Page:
# Convolution of functions

$f$ and $g$ belonging to $L(-\infty, +\infty)$

The function $h$ defined by \begin{equation} h(x) = \int\limits_{-\infty}^{+\infty}f(x-y)g(y)\,dy = \int\limits_{-\infty}^{+\infty}f(y)g(x-y)\,dy; \end{equation} it is denoted by the symbol $f*g$. The function $f*g$ is defined almost everywhere and also belongs to $L(-\infty, +\infty)$.

## Contents

#### Properties

The convolution has the basic properties of multiplication, namely, \begin{equation} f*g = g*f, \end{equation} \begin{equation} (\alpha_1f_1 + \alpha_2f_2)*g = \alpha_1(f_1*g) + \alpha_2(f_2*g), \quad \alpha_1, \alpha_2 \in \mathbb{R}, \end{equation} \begin{equation} (f*g)*h = f*(g*h) \end{equation}

for any three functions in $L(-\infty, \infty)$. Therefore, $L(-\infty, \infty)$ with the usual operations of addition and of multiplication by a scalar, with the operation of convolution as the multiplication of elements, and with the norm \begin{equation} \|f\| = \int\limits_{-\infty}^{\infty}|f(x)|\, dx, \end{equation} is a Banach algebra (for this norm $\|f*g\|\leq \|f\|\cdot \|g\|$).

If $F[f]$ denotes the Fourier transform of $f$, then

$$F [f * g] \ = \ \sqrt {2 \pi} F [f] F [g] ,$$

and this is used in solving a number of applied problems.

Thus, if a problem has been reduced to an integral equation of the form

$$\tag{*} f (x) \ = \ g (x) + \int\limits _ {- \infty} ^ \infty K (x - y) f (y) \ dy,$$

where

$$g (x) \ \in \ L _{2} (- \infty ,\ \infty ),\ \ K (x) \ \in \ L (- \infty ,\ \infty ),$$

$$\mathop{\rm sup} _{x} \ | F [K] (x) | \ \leq \ \frac{1}{\sqrt {2 \pi}} ,$$

then, under the assumption that $f \in L (- \infty ,\ \infty )$, by applying the Fourier transformation to (*) one obtains

$$F [f] \ = \ F [g] + \sqrt {2 \pi} F [f] F [K],$$

hence

$$F [f] \ = \ \frac{F [g]}{1 - \sqrt {2 \pi} F [K]} ,$$

and the inverse Fourier transformation yields the solution to (*) as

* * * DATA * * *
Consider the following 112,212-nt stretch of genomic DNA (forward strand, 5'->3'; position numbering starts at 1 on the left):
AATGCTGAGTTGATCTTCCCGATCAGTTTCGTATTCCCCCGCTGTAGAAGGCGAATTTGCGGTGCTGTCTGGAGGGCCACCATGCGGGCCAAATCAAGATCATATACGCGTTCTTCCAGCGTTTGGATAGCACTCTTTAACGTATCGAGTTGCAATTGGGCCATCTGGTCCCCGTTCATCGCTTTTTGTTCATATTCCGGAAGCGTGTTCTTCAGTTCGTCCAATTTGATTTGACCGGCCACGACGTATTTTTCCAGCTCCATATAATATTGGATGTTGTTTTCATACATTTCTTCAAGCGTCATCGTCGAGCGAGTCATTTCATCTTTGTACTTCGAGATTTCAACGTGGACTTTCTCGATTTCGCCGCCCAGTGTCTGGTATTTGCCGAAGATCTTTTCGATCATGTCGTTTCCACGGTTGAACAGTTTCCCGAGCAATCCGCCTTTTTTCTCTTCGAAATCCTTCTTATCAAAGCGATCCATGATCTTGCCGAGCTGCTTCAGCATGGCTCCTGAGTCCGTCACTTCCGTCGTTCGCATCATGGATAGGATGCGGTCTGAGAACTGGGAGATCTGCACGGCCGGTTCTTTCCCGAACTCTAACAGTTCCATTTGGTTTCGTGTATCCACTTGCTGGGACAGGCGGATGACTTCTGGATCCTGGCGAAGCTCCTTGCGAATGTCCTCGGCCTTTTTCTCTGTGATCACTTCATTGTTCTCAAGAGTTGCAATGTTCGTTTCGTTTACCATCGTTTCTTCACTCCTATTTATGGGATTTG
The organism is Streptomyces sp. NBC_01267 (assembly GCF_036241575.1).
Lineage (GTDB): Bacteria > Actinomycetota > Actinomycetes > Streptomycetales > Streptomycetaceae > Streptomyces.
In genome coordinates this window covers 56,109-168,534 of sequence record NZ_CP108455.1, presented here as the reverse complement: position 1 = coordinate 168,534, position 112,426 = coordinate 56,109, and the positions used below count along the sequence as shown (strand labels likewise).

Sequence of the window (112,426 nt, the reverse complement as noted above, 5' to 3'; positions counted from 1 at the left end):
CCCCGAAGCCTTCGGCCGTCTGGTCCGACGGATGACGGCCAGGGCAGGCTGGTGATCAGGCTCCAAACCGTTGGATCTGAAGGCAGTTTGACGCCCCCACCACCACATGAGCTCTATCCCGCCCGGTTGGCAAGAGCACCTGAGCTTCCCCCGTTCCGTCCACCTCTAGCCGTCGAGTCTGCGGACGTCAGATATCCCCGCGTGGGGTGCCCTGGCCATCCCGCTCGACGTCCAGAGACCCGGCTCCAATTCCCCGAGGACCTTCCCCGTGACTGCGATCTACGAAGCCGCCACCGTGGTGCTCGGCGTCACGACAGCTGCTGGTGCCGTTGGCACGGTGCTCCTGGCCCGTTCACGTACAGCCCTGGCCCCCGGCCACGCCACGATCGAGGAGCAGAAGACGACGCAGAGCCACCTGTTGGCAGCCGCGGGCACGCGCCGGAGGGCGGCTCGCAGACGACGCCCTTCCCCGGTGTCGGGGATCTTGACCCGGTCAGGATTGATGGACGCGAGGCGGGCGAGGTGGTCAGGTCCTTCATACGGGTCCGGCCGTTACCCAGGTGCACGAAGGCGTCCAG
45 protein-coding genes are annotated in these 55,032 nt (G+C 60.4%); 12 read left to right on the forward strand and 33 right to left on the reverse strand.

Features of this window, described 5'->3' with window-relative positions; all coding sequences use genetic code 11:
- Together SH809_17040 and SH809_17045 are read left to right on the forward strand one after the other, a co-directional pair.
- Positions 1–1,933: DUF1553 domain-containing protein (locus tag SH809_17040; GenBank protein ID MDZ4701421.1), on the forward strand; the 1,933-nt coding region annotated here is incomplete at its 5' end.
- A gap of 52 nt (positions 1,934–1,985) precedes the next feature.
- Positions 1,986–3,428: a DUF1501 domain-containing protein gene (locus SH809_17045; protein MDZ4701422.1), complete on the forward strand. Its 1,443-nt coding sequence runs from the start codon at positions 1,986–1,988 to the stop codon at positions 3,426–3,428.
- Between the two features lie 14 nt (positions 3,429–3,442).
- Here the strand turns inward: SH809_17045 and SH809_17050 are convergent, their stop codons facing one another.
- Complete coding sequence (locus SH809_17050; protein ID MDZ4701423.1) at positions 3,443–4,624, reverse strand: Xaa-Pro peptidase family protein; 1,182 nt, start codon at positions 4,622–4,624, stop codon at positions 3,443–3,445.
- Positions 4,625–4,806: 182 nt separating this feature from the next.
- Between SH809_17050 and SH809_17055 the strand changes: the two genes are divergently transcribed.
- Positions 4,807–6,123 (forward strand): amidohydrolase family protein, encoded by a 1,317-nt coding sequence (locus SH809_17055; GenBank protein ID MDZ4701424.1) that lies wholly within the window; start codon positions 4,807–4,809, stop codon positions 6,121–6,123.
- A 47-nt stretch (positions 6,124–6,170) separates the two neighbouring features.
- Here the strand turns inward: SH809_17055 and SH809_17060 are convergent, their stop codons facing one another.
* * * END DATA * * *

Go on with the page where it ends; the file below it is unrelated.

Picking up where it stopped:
$$f (x) \ = \ \frac{1}{\sqrt {2 \pi}} \int\limits _ {- \infty} ^ \infty \frac{F [g] ( \zeta ) e ^ {-i \zeta x}}{1 - \sqrt {2 \pi} F [K] ( \zeta )} \ d \zeta .$$

The properties of a convolution of functions have important applications in probability theory. If $f$ and $g$ are the probability densities of independent random variables $X$ and $Y$, respectively, then $(f * g)$ is the probability density of the random variable $X + Y$.

The convolution operation can be extended to generalized functions (cf. Generalized function). If $f$ and $g$ are generalized functions such that at least one of them has compact support, and if $\phi$ is a test function, then $f * g$ is defined by

$$\langle f * g,\ \phi \rangle \ = \ \langle f (x) \times g (y),\ \phi (x + y) \rangle,$$

where $f (x) \times g (y)$ is the direct product of $f$ and $g$, that is, the functional on the space of test functions of two independent variables given by

$$\langle f (x) \times g (y),\ u (x,\ y) \rangle \ = \ < f (x),\ < g (y),\ u (x,\ y) \gg$$

for every infinitely-differentiable function $u (x,\ y)$ of compact support.

The convolution of generalized functions also has the commutativity property and is linear in each argument; it is associative if at least two of the three generalized functions have compact supports. The following equalities hold:

$$D ^ \alpha (f * g) \ = \ D ^ \alpha f * g \ = \ f * D ^ \alpha g,$$

where $D$ is the differentiation operator and $\alpha$ is any multi-index,

$$(D ^ \alpha \delta ) * f \ = \ D ^ \alpha f,$$

in particular, $\delta * f = f$, where $\delta$ denotes the delta-function. Also, if $f _{n}$, $n = 1,\ 2 \dots$ are generalized functions such that $f _{n} \rightarrow f _{0}$, and if there is a compact set $K$ such that

$$K \ \supset \ \mathop{\rm supp}\nolimits \ f _{n} ,\ \ n = 1,\ 2 \dots$$

then

$$f _{n} * g \ \rightarrow \ f _{0} * g.$$

Finally, if $g$ is a generalized function of compact support and $f$ is a generalized function of slow growth, then the Fourier transformation can be applied to $f * g$, and again

$$F [f * g] \ = \ \sqrt {2 \pi} F [f] F [g].$$

The convolution of generalized functions is widely used in solving boundary value problems for partial differential equations. Thus, the Poisson integral, written in the form

$$U (x,\ t) \ = \ \mu (x) * { \frac{1}{2 \sqrt {\pi t}} } e ^ {-x ^{2} /4t} ,$$

is a solution to the thermal-conductance equation for an infinite bar, where the initial temperature $\mu$ can be not only an ordinary function but also a generalized one.

Both for ordinary and generalized functions the concept of a convolution carries over in a natural way to functions of several variables; then in the above $x$ and $y$ must be regarded as vectors from $\mathbf R ^{n}$ and not as real numbers.

How to Cite This Entry:
Convolution of functions. Encyclopedia of Mathematics. URL: http://encyclopediaofmath.org/index.php?title=Convolution_of_functions&oldid=44349
This article was adapted from an original article by V.I. Sobolev (originator), which appeared in Encyclopedia of Mathematics - ISBN 1402006098. See original article